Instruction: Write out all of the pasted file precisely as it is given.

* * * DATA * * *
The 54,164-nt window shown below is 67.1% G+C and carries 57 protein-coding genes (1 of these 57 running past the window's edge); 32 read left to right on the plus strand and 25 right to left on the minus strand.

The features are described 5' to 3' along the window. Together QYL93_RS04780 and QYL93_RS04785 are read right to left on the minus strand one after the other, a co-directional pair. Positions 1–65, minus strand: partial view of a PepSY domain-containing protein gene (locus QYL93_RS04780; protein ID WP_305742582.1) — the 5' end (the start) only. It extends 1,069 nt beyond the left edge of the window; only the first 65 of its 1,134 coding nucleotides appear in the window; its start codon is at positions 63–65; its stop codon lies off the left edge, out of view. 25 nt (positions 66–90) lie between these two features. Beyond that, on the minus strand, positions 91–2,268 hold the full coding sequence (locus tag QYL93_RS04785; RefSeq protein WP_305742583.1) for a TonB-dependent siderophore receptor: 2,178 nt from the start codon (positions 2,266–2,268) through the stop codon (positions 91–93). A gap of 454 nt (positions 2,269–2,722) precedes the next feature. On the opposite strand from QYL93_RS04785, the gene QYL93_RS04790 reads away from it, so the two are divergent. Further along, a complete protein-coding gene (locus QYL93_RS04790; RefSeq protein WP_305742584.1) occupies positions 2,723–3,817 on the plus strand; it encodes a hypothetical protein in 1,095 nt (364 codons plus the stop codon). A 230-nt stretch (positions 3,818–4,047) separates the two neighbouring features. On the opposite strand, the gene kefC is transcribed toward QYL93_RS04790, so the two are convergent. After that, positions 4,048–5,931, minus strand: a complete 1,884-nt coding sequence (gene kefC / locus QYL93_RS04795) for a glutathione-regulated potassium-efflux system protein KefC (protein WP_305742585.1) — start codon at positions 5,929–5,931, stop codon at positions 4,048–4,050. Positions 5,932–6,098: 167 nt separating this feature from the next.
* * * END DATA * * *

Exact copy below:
The 54,164-nt window shown below is 67.1% G+C and carries 57 protein-coding genes (1 of these 57 running past the window's edge); 32 read left to right on the plus strand and 25 right to left on the minus strand.

The features are described 5' to 3' along the window. Together QYL93_RS04780 and QYL93_RS04785 are read right to left on the minus strand one after the other, a co-directional pair. Positions 1–65, minus strand: partial view of a PepSY domain-containing protein gene (locus QYL93_RS04780; protein ID WP_305742582.1) — the 5' end (the start) only. It extends 1,069 nt beyond the left edge of the window; only the first 65 of its 1,134 coding nucleotides appear in the window; its start codon is at positions 63–65; its stop codon lies off the left edge, out of view. 25 nt (positions 66–90) lie between these two features. Beyond that, on the minus strand, positions 91–2,268 hold the full coding sequence (locus tag QYL93_RS04785; RefSeq protein WP_305742583.1) for a TonB-dependent siderophore receptor: 2,178 nt from the start codon (positions 2,266–2,268) through the stop codon (positions 91–93). A gap of 454 nt (positions 2,269–2,722) precedes the next feature. On the opposite strand from QYL93_RS04785, the gene QYL93_RS04790 reads away from it, so the two are divergent. Further along, a complete protein-coding gene (locus QYL93_RS04790; RefSeq protein WP_305742584.1) occupies positions 2,723–3,817 on the plus strand; it encodes a hypothetical protein in 1,095 nt (364 codons plus the stop codon). A 230-nt stretch (positions 3,818–4,047) separates the two neighbouring features. On the opposite strand, the gene kefC is transcribed toward QYL93_RS04790, so the two are convergent. After that, positions 4,048–5,931, minus strand: a complete 1,884-nt coding sequence (gene kefC / locus QYL93_RS04795) for a glutathione-regulated potassium-efflux system protein KefC (protein WP_305742585.1) — start codon at positions 5,929–5,931, stop codon at positions 4,048–4,050. Positions 5,932–6,098: 167 nt separating this feature from the next.